As mentioned, it's not generally considered safe to use bare polymer clay in stretched earlobes. There are a few things you can do to avoid that direct contact though.
If you're interested in the whole issue, check out this page at my site:http://glassattic.com/polymer/jewelry.htm
(click on the Jewelry category, then scroll down to the section on "for stretched earlobes")
Some people don't care or don't understand about the possibility of getting plastic chemicals in their bodies though (especially the effects after many years), so some seem to have no concerns especially when young.
As for the problems you mentioned about baking shapes that aren't pressed together, that shape couldn't be made around a dowel which is the usual way that spiral logs are made.
You'd need to use a firm clay** in any case and perhaps even cool it well before shaping.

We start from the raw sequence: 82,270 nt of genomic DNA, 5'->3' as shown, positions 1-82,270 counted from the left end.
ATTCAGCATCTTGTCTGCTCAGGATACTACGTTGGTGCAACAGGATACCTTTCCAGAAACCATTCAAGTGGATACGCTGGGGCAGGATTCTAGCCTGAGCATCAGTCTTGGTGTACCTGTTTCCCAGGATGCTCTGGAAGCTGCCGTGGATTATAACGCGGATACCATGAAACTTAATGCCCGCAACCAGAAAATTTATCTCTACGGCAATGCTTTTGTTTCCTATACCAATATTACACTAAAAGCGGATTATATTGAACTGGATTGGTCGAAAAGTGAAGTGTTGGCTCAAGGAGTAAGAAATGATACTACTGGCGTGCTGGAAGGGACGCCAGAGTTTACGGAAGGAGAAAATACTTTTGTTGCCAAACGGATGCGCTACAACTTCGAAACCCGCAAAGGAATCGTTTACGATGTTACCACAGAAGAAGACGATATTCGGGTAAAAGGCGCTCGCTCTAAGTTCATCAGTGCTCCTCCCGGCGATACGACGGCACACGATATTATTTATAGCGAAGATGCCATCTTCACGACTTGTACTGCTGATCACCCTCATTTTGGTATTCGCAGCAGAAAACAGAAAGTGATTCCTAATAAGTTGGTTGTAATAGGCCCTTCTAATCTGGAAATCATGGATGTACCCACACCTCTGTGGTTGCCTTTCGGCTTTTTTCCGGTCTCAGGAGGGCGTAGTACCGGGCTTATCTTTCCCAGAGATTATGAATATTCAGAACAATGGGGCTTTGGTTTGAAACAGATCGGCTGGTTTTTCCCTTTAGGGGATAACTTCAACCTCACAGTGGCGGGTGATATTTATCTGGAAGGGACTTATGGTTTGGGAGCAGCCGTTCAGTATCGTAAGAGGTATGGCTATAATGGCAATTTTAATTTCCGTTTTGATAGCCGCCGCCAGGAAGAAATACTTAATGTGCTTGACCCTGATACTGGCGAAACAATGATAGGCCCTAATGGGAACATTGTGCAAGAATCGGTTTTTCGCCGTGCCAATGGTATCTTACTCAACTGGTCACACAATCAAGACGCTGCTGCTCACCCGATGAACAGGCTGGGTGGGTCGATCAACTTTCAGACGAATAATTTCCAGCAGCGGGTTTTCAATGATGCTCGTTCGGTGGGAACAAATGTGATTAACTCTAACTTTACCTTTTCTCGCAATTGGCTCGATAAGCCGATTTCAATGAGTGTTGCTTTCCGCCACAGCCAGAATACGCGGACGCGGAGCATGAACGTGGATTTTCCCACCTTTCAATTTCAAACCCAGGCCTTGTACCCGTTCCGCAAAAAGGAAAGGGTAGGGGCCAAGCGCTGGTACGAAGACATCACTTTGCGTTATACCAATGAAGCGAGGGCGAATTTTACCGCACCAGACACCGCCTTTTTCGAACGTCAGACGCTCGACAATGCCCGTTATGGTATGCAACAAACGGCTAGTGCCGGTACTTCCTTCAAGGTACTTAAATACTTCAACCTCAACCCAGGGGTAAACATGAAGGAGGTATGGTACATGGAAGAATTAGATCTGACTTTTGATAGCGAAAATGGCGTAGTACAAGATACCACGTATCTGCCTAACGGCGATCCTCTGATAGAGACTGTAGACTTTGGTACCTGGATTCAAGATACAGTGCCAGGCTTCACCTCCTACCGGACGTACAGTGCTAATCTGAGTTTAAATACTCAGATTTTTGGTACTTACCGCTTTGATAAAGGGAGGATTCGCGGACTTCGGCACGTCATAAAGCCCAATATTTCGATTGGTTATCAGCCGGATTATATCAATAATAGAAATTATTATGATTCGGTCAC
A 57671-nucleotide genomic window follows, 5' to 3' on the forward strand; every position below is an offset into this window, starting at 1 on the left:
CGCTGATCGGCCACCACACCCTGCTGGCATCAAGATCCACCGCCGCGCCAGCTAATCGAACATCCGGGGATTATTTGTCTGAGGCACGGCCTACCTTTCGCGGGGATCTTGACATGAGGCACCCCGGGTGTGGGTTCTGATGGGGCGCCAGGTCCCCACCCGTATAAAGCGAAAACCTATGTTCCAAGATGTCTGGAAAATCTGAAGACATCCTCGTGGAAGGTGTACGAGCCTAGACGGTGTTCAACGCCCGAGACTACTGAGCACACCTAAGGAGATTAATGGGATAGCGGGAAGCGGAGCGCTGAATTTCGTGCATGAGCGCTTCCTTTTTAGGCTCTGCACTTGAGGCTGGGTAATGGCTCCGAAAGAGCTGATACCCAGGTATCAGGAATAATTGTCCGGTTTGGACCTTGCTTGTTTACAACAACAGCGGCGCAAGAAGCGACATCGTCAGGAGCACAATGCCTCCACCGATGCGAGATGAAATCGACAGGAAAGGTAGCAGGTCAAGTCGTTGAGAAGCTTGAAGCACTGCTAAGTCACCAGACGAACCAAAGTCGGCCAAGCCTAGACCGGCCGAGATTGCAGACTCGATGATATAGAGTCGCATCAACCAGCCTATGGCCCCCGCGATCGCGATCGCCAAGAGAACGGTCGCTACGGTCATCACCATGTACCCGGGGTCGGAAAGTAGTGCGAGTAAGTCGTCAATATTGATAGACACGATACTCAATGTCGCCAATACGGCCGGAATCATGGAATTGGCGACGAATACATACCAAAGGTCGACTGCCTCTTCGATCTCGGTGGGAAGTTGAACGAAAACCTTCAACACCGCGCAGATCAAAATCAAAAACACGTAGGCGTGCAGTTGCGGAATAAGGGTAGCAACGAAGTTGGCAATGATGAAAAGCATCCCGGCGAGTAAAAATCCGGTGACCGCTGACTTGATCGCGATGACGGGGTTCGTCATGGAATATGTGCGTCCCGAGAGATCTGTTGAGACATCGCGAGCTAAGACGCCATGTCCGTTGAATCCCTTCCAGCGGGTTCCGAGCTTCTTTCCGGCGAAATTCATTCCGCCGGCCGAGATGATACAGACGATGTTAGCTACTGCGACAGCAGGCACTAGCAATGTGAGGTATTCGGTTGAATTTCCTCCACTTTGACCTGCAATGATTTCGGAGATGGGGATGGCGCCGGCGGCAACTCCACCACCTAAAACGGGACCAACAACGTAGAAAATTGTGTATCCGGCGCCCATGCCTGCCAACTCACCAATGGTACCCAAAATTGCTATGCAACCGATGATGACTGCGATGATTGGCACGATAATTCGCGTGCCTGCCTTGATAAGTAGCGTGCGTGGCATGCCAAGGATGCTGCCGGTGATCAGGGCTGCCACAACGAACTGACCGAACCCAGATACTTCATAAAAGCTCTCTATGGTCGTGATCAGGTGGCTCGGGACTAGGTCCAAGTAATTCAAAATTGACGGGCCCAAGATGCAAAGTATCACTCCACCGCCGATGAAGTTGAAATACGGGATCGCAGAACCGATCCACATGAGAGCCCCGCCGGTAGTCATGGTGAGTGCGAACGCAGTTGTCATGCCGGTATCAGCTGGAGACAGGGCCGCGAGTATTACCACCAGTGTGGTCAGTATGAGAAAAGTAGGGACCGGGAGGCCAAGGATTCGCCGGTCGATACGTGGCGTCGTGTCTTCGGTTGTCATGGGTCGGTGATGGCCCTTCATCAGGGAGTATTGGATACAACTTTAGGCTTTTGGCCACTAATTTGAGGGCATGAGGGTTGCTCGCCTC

Then you could do something before baking like forming the long tapered logs over 3 short lengths of wood dowel of different sizes (or make your own dowels with rolled-up paper logs), and bake everything on a nest of polyester fiberfill or tissues (which you could also use for the holes), or in a pile of baking soda, etc.
I'd guess you could also hang the earrings with their space holders in place while baking by attaching a wire with a hook shape on each end of the top dowel length. Or if the clay is firm enough, perhaps just baking on fiberfill, etc, would be fine.
Another consideration would be the brand/line of polymer clay. Is the earring intended to be pulled apart when threading one side through the earlobe? In that case you'd need to be sure you used a strong brand/line of polymer clay** and perhaps even mix a regular polymer clay with some Superflex polymer clay (or perhaps MixQuick?) for more flexibility, especially over time (although "thin" polymer clay is always flexible and strong if baked sufficiently).